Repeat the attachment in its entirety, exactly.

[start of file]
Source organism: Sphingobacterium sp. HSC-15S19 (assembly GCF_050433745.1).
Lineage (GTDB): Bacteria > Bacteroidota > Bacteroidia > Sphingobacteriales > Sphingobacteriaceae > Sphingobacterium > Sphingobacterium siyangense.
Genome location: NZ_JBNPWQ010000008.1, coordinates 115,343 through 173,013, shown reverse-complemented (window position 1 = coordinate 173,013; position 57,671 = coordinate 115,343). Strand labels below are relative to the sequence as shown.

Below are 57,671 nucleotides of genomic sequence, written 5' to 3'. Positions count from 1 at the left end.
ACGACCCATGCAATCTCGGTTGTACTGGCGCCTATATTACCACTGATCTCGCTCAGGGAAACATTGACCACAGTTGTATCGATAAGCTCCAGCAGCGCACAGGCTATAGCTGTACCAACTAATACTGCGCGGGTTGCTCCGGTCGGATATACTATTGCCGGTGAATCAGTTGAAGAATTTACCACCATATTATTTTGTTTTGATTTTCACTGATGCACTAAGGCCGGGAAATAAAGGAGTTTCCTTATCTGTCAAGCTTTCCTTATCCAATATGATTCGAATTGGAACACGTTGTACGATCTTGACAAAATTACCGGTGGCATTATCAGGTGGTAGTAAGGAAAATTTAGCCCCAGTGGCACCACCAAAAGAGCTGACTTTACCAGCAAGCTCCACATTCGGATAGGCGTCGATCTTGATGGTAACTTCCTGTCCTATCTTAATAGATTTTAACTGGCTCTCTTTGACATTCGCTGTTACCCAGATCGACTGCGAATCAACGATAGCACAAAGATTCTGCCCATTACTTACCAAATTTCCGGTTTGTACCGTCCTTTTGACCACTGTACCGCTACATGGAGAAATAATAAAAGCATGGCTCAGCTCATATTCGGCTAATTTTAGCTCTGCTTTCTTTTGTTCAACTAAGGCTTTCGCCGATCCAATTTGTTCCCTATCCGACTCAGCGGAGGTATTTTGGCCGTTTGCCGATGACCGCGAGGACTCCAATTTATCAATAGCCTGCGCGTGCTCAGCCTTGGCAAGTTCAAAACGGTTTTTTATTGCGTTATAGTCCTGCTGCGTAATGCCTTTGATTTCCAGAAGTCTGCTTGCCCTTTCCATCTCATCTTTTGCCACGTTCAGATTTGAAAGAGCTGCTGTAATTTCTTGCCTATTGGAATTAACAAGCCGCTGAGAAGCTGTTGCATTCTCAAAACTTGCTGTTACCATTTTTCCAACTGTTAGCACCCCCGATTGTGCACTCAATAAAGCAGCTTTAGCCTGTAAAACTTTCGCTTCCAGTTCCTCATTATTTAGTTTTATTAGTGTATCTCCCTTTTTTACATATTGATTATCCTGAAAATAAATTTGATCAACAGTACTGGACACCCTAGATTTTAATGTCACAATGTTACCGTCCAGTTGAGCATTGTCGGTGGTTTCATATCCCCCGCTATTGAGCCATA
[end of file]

Source organism: Sphingobacterium sp. HSC-15S19 (assembly GCF_050433745.1).
Lineage (GTDB): Bacteria > Bacteroidota > Bacteroidia > Sphingobacteriales > Sphingobacteriaceae > Sphingobacterium > Sphingobacterium siyangense.
Genome location: NZ_JBNPWQ010000008.1, coordinates 115,343 through 173,013, shown reverse-complemented (window position 1 = coordinate 173,013; position 57,671 = coordinate 115,343). Strand labels below are relative to the sequence as shown.

Below are 57,671 nucleotides of genomic sequence, written 5' to 3'. Positions count from 1 at the left end.
ACGACCCATGCAATCTCGGTTGTACTGGCGCCTATATTACCACTGATCTCGCTCAGGGAAACATTGACCACAGTTGTATCGATAAGCTCCAGCAGCGCACAGGCTATAGCTGTACCAACTAATACTGCGCGGGTTGCTCCGGTCGGATATACTATTGCCGGTGAATCAGTTGAAGAATTTACCACCATATTATTTTGTTTTGATTTTCACTGATGCACTAAGGCCGGGAAATAAAGGAGTTTCCTTATCTGTCAAGCTTTCCTTATCCAATATGATTCGAATTGGAACACGTTGTACGATCTTGACAAAATTACCGGTGGCATTATCAGGTGGTAGTAAGGAAAATTTAGCCCCAGTGGCACCACCAAAAGAGCTGACTTTACCAGCAAGCTCCACATTCGGATAGGCGTCGATCTTGATGGTAACTTCCTGTCCTATCTTAATAGATTTTAACTGGCTCTCTTTGACATTCGCTGTTACCCAGATCGACTGCGAATCAACGATAGCACAAAGATTCTGCCCATTACTTACCAAATTTCCGGTTTGTACCGTCCTTTTGACCACTGTACCGCTACATGGAGAAATAATAAAAGCATGGCTCAGCTCATATTCGGCTAATTTTAGCTCTGCTTTCTTTTGTTCAACTAAGGCTTTCGCCGATCCAATTTGTTCCCTATCCGACTCAGCGGAGGTATTTTGGCCGTTTGCCGATGACCGCGAGGACTCCAATTTATCAATAGCCTGCGCGTGCTCAGCCTTGGCAAGTTCAAAACGGTTTTTTATTGCGTTATAGTCCTGCTGCGTAATGCCTTTGATTTCCAGAAGTCTGCTTGCCCTTTCCATCTCATCTTTTGCCACGTTCAGATTTGAAAGAGCTGCTGTAATTTCTTGCCTATTGGAATTAACAAGCCGCTGAGAAGCTGTTGCATTCTCAAAACTTGCTGTTACCATTTTTCCAACTGTTAGCACCCCCGATTGTGCACTCAATAAAGCAGCTTTAGCCTGTAAAACTTTCGCTTCCAGTTCCTCATTATTTAGTTTTATTAGTGTATCTCCCTTTTTTACATATTGATTATCCTGAAAATAAATTTGATCAACAGTACTGGACACCCTAGATTTTAATGTCACAATGTTACCGTCCAGTTGAGCATTGTCGGTGGTTTCATATCCCCCGCTATTGAGCCATA